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    « Your semi-complete guide to the HR Technology Conference - #HRTechConf | Main | CHART OF THE DAY: American Household Trends »
    Friday
    Sep272013

    If manufacturing really returns to the US, it will be with far fewer humans

    The return or rebirth or re-emergence of American manufacturing continues to be a desired if elusive goal. Medium or moderately skilled manufacturing jobs, long the foundation of much of the American middle class, have been on a long but steady decline over the last several decades. 

    Check the below chart (from the New York Times) to see some data on the percentage decline in employment in various manufacturing sectors:

    The data on job losses since 1990 show the most dramatic decreases in employment in textiles and apparel. Which makes sense just by thinking about how the vast majority of the clothes we buy and wear are made somewhere else. The history and reasons for this shift to overseas import of textiles and apparel are pretty well understood - manufacturers relocated operations and increased capacity in low and even lower wage places in the world - China, India, Bangladesh, and so on.

    But as the recent New York Times piece "U.S. Textile Plants Return, With Floors Largely Empty of People" does a great job of documenting, even textile and apparel manufacturing can return to the United States, provided that the conditions whereby the American companies can  compete, chiefly increased automation thus reducing 'people' costs, are in place.

    In the piece (which is kind of long, but you should read it all anyway), we see how textile plants in South Carolina are re-opening and even expanding their capacity as the advances in technology and automation, coupled with the logistical benefits of being able to produce where the customers want to sell, are enabling this rebirth or renaissance of sorts.

    Except that the 'rebirth' requires many fewer people than in the heyday of American manufacturing.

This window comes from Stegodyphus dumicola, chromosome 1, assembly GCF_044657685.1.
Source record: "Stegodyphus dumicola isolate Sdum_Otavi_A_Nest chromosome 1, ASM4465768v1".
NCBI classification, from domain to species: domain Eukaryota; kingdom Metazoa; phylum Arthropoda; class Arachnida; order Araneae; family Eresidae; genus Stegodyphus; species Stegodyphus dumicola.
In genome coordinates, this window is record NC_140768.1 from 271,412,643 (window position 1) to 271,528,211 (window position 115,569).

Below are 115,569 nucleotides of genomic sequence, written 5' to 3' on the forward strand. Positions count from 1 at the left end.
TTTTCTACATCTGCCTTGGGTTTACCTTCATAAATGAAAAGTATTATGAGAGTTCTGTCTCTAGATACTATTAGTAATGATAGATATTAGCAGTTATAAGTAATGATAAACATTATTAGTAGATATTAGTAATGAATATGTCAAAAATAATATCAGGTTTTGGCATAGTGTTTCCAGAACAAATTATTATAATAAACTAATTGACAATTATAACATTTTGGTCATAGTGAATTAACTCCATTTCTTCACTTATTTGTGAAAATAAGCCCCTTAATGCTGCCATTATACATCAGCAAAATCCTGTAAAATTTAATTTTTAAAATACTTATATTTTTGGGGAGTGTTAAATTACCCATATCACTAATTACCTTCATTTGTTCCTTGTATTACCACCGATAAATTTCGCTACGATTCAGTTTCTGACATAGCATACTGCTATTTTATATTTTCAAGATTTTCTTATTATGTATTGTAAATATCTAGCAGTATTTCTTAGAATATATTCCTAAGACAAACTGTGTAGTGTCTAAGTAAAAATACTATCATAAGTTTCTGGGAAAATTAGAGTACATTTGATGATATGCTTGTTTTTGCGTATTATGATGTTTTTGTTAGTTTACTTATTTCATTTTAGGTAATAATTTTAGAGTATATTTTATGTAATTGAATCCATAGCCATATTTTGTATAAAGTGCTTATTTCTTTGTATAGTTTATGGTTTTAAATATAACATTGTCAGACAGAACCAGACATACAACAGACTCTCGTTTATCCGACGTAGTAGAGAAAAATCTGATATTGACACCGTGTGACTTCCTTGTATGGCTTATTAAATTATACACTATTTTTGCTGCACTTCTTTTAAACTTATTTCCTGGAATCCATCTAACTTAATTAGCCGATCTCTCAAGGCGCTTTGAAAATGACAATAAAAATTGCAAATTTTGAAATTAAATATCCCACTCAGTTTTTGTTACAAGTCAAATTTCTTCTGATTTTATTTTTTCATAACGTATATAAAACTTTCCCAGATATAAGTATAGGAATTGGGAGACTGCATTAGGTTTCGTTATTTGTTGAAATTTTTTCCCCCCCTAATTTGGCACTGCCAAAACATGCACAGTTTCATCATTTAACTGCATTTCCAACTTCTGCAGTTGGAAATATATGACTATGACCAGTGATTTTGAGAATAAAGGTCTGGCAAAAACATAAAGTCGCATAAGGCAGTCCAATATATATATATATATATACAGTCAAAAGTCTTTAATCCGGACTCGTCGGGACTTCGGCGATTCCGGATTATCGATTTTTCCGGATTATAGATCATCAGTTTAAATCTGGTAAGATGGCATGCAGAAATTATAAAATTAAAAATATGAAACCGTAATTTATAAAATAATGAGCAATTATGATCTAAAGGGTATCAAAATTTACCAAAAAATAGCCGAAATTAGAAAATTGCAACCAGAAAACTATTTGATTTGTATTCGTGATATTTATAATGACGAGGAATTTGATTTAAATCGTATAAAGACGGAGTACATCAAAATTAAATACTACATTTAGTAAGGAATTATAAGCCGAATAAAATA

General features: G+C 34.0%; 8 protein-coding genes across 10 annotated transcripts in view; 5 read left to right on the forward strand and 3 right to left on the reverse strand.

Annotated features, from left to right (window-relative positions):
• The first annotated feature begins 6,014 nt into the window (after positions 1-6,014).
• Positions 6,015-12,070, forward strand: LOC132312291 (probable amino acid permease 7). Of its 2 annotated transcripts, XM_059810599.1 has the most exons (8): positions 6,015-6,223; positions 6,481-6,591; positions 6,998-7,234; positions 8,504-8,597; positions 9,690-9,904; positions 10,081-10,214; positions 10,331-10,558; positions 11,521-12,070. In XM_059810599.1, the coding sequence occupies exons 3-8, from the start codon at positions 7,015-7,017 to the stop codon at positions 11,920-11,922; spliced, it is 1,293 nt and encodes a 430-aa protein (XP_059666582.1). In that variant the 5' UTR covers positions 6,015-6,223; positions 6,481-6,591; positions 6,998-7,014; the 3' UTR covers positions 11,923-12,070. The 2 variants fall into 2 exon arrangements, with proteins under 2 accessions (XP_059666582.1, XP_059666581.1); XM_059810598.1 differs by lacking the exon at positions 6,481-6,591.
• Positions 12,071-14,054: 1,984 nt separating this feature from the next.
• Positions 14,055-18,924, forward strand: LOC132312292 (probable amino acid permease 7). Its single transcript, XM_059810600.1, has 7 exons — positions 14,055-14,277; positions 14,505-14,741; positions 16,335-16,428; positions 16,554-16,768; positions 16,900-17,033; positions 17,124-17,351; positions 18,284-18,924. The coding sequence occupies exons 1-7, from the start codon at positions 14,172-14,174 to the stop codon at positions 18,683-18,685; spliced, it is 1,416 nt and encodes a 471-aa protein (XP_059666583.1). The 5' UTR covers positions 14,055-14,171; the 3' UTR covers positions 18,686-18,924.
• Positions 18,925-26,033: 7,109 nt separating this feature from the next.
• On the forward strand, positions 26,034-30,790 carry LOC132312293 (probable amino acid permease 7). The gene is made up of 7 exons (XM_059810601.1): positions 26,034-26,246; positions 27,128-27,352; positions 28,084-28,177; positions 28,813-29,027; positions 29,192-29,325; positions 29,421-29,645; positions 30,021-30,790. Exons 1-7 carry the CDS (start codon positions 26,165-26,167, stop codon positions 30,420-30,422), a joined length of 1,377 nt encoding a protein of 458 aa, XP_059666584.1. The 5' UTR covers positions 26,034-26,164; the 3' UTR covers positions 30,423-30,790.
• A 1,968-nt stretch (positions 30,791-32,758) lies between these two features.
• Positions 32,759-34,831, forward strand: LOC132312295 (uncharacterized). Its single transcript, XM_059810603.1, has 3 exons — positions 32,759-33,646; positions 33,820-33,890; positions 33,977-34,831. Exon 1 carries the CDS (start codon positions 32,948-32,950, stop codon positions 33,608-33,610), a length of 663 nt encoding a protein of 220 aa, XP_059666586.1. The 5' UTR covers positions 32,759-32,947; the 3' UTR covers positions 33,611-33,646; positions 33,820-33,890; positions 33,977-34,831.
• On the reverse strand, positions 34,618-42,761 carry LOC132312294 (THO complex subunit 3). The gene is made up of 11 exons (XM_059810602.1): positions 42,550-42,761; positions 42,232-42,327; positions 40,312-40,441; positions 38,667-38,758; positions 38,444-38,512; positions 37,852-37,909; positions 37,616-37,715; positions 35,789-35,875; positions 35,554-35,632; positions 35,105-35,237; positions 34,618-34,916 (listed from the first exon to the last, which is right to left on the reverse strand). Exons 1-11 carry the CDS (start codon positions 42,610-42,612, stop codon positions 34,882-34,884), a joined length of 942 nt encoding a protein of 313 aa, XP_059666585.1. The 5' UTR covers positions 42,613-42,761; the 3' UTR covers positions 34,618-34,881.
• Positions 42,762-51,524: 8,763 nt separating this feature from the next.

From the NYT piece:

    American manufacturing has several advantages over outsourcing. Transportation costs are a fraction of what they are overseas. Turnaround time is quicker. Most striking, labor costs — the reason all these companies fled in the first place — aren’t that much higher than overseas because the factories that survived the outsourcing wave have largely turned to automation and are employing far fewer workers.

    But as manufacturers find that American-made products are not only appealing but affordable, they are also finding the business landscape has changed. Two decades of overseas production has decimated factories here. Between 2000 and 2011, on average, 17 manufacturers closed up shop every day across the country, according to research from the Information Technology and Innovation Foundation.

    Now, companies that want to make things here often have trouble finding qualified workers for specialized jobs and American-made components for their products. And politicians’ promises that American manufacturing means an abundance of new jobs is complicated — yes, it means jobs, but on nowhere near the scale there was before, because machines have replaced humans at almost every point in the production process.

    Take Parkdale: The mill here produces 2.5 million pounds of yarn a week with about 140 workers. In 1980, that production level would have required more than 2,000 people

    It is a story I think we are going to continue to see - automation and robots and logistics are going to conspire to make 'Made in America' a more commonly seen tagline on all kinds of products.

    But this new 'Made in America' will be far different than what many of us remember - when the colossus' of American manufacturing companies employed veritable armies of workers to churn out the products for the domestic and export markets.

    It is amazing and incredible to read a story like the Times piece that describes just how some American manufacturers are coming back, and are on par competitively with anyone else in the world. But we also need to remember that just taking the one example from the Parkdale mill, what used to be the work of 2,000 is now the work of 140.

    Those 140 jobs have indeed come back. 

    There are 1,860 that are almost certainly never coming back.

    Have a great weekend!

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